Bryan P. Sears//September 28, 2022
//September 28, 2022
CRISFIELD — Candidates for governor came to the Eastern Shore on Wednesday to crack crabs and talk about their vision for the state’s economic future.
Republican Del. Dan Cox and Democrat Wes Moore made the election-year pilgrimage to Somerset County and the J. Millard Tawes Crab and Clam Bake with roughly six weeks left until Election Day. Each brought ideas of how to best help Somerset County.
“People have been commenting, ‘It’s good to see you back here, you’ve been spending a lot of time here,’ ” Moore told reporters. “My answer is: Get used to it because that’s how I plan on governing. I’m going to be spending a lot of time out here.”
Somerset County is arguably the poorest county in the state. The county has the lowest median family and per capita income in the state. In August, the county reported an unemployment rate of 6.4%, the highest in Maryland.
“When we say we have a leave no one behind agenda, it means making sure we’re hitting every part of the state, spending time with people and not just hearing about the concerns and the hopes but also making sure we’re acting on it,” Moore said.
The contrast of the event and the economic challenges could not be more clear than at Somers Cove Marina, where attendees of the crab feast paid $75-$100 to attend. Across the street is the housing authority for the city and public housing units.
Not far away from Moore, Cox, the GOP gubernatorial nominee, held court in a tent of Eastern Shore Republicans. Signs of support for Cox in rural Maryland were not hard to find, but the one-term delegate who seeks to succeed outgoing Republican two-term Gov. Larry Hogan faces an uphill battle.
Cox was more than 20 points behind in a recent poll that also shows many voters will likely not consider voting for him because of his denial of 2020 presidential election results and his support of former President Donald Trump.
“Our tourism and waterman and farming industries are crucial to our economy,” Cox said. “If we could turn loose our tourism, our waterman industry and our farming industry, we will have an amazing growth in economic activity.”
Cox said he would focus on thinning regulations — a key platform of Hogan’s early first term. Cox, however, was not specific about which regulations were holding the state back.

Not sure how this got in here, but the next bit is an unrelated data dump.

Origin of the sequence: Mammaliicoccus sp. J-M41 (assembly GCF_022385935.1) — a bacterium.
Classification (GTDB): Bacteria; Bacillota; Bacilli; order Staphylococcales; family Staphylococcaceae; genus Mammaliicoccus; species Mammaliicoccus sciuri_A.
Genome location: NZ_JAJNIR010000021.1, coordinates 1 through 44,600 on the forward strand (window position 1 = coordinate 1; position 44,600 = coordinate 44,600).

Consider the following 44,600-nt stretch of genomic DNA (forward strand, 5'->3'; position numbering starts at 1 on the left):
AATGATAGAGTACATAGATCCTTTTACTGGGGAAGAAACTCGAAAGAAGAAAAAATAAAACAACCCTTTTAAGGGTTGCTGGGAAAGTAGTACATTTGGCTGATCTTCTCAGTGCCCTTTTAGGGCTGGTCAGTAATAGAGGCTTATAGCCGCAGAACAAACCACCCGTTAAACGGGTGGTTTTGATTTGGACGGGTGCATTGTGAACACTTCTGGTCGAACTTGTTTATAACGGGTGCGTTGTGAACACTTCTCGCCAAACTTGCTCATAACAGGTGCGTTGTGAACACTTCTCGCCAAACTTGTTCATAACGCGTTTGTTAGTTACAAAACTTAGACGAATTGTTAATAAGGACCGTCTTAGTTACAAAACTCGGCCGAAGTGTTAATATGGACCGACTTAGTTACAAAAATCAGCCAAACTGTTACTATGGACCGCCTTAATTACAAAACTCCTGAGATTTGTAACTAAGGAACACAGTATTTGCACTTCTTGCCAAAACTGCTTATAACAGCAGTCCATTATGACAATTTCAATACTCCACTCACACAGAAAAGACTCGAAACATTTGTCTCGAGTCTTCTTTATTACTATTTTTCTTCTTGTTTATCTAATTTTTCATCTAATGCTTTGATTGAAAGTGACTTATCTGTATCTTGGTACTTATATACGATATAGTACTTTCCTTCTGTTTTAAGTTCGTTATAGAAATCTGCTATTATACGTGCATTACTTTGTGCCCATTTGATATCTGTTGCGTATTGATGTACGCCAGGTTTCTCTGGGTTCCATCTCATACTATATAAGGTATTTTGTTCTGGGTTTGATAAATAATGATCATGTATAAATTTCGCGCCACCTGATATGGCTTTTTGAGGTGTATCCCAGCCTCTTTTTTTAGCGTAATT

Tawes, as it is known, began as a fundraiser for its namesake, a Crisfield Democrat who served as governor from 1959 to 1967. The event later became a fundraiser for the Crisfield Chamber of Commerce and has earned a reputation as being a must-attend in campaign years for candidates from all corners of the state.
An exact attendance figure wasn’t immediately available. Crowds seemed noticeably sparser than previous years. Some wondered if the timing — midweek in September as opposed to a late July Wednesday — had an effect.
The fall-like weather also felt a bit disorienting to those used to attending on the hottest of summer days as the sun cooked attendees from above and heat radiated from the blacktop. This year, long pants and sweatshirts were frequent fashion choices.
“It’s an unusually beautiful day,” Comptroller Peter Franchot said.
Others theorized the higher ticket price may have thinned crowds. Attendees ponied up $75-$100 to dine on steamed crabs and clams and fries and corn.
Oh, and the politics. The event still is the place for elected officials and candidates from across the state and political spectrum to see and be seen.
“It’s a reporter’s dream,” Hogan said, speaking to reporters. You just walk around and eat crabs. It’s a target-rich environment.”
For Hogan and Franchot, the event is likely their last as state elected officials.
“I’ll probably still come down from time to time,” Franchot said.
Hogan prides himself on being a veteran of the shore event going back to his teens. He confessed to “being a little nostalgic.”
“It’s not my last one, but it’s my last one as governor,” Hogan said.
The event is tailor-made for politicians like Hogan who enjoy the handshaking, baby-kissing aspects of retail politics. In the modern age, that also frequently includes stopping for photos every few feet. Attendees who left Tawes in the last nine years without a selfie with Hogan probably never asked him for one.
“Most people hate retail politics,” Hogan said. “I love it. I thrive on it. Even if I’m not running I’ll probably be running around shaking hands with people.